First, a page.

Sutton Foster Barely Sizzles in ‘Anything Goes’: Jeremy Gerard
On paper, the Roundabout Theatre Company’s revival of “Anything Goes” must have looked like a sure thing.
Leggy, clarion-voiced, star to play evangelist-turned speakeasy chanteuse Reno Sweeney? Check. Twinkle-eyed aging trouper to play Public Enemy #13, Moonface Martin? Check. Hot- as-a-griddle director-choreographer? Check. Lavish Art Deco settings on an ocean liner? Check.
Watch a YouTube clip of Sutton Foster strutting her stuff in “The Drowsy Chaperone” and you know there’s nothing this irrepressible hoofer can’t -- and won’t -- do onstage to win your heart. Here, too, there’s little she doesn’t try on the stage of the Stephen Sondheim Theatre as Reno. She taps, mugs, swings, sways and sings her way through Cole Porter’s 1934 trove of musical gems and vaudeville foolishness with dazzle and relish.
Reno is the role that made Ethel Merman a star and was played, in a performance still ripe in the memory, by Patti LuPone in Lincoln Center Theater’s smashing 1987 revival.
Yet this appealing performer generated more heat being wooed by an ogre in “Shrek” than she does here. With her eyes constantly darting around as if unsure of her place on the stage, Foster seems uncharacteristically out of sync both physically and vocally with her partners.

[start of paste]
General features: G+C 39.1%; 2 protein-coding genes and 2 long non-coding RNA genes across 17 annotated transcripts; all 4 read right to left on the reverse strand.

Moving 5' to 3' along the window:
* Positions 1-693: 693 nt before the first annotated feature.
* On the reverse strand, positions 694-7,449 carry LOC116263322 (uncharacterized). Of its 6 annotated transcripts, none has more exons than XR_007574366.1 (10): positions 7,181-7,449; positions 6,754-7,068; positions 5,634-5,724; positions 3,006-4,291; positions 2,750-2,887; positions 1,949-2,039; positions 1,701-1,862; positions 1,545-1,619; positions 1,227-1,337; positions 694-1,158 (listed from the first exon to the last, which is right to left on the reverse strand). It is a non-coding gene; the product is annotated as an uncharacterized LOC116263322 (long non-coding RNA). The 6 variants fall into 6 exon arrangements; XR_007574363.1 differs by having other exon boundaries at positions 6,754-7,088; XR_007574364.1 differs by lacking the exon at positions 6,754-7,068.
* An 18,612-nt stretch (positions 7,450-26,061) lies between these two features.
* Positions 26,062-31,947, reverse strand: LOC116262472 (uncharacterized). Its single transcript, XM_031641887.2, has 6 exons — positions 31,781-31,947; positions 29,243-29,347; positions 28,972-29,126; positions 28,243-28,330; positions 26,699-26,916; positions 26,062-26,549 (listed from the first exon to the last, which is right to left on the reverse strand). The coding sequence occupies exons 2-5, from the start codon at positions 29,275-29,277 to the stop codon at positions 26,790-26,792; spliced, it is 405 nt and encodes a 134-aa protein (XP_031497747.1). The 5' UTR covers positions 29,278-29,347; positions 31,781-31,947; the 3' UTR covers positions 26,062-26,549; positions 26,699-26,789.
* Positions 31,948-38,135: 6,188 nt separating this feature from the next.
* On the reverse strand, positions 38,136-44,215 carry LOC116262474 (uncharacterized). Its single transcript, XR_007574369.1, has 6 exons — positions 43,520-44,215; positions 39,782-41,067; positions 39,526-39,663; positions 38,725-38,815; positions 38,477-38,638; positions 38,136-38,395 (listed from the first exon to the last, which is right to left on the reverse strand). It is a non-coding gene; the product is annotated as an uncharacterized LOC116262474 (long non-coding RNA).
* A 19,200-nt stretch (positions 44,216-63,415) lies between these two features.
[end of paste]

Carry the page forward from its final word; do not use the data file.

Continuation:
This may be due to a fatal lack of chemistry with her charmless partner, Colin Donnell, as the striver Billy Crocker. What she sees in him, I’ll never know and anyway, Billy’s in love with the heiress Hope Harcourt, played by Laura Osnes with strained earnestness.
The sexlessness may also be the result of Kathleen Marshall’s generic choreography, in which the romantic leads are several steps too far apart and the chorus is frequently off in the distance. Most of “Blow, Gabriel, Blow,” set on the ship’s several decks, seems to be taking place in a different theater.
As Moonface, Joel Grey is so puppy-dog cute you may be inclined to toss him overboard along with a pet dog named Cheeky. Jessica Walter shows proper hauteur playing Hope’s dowager mother (and Cheeky’s mistress). As Hope’s British intended, Lord Evelyn Oakleigh, Adam Godley honks through “The Gypsy in Me,” in one of the more painful musical numbers I’ve ever sat through.
Best of the older generation is the reliably smooth John McMartin, as Billy’s boozy boss, Elisha Whitney.
Timothy Crouse and John Weidman’s re-revised book (first undertaken for the Lincoln Center production) turns the silly original into a dopey groaner. Fortunately, they couldn’t harm a score that also includes “You’re the Top,” “It’s De-lovely” and “Friendship.” And don’t worry: Cheeky survives, even if little else does.
At the Stephen Sondheim Theatre, 124 W. 43rd St. Information: 1-212-239-6200; http://www.telecharge.com Rating: *
What the Stars Mean: **** Excellent *** Very Good ** Average * Not So Good (No stars) Avoid
(Jeremy Gerard is an editor and critic for Muse, the arts and leisure section of Bloomberg News. The opinions expressed are his own.)
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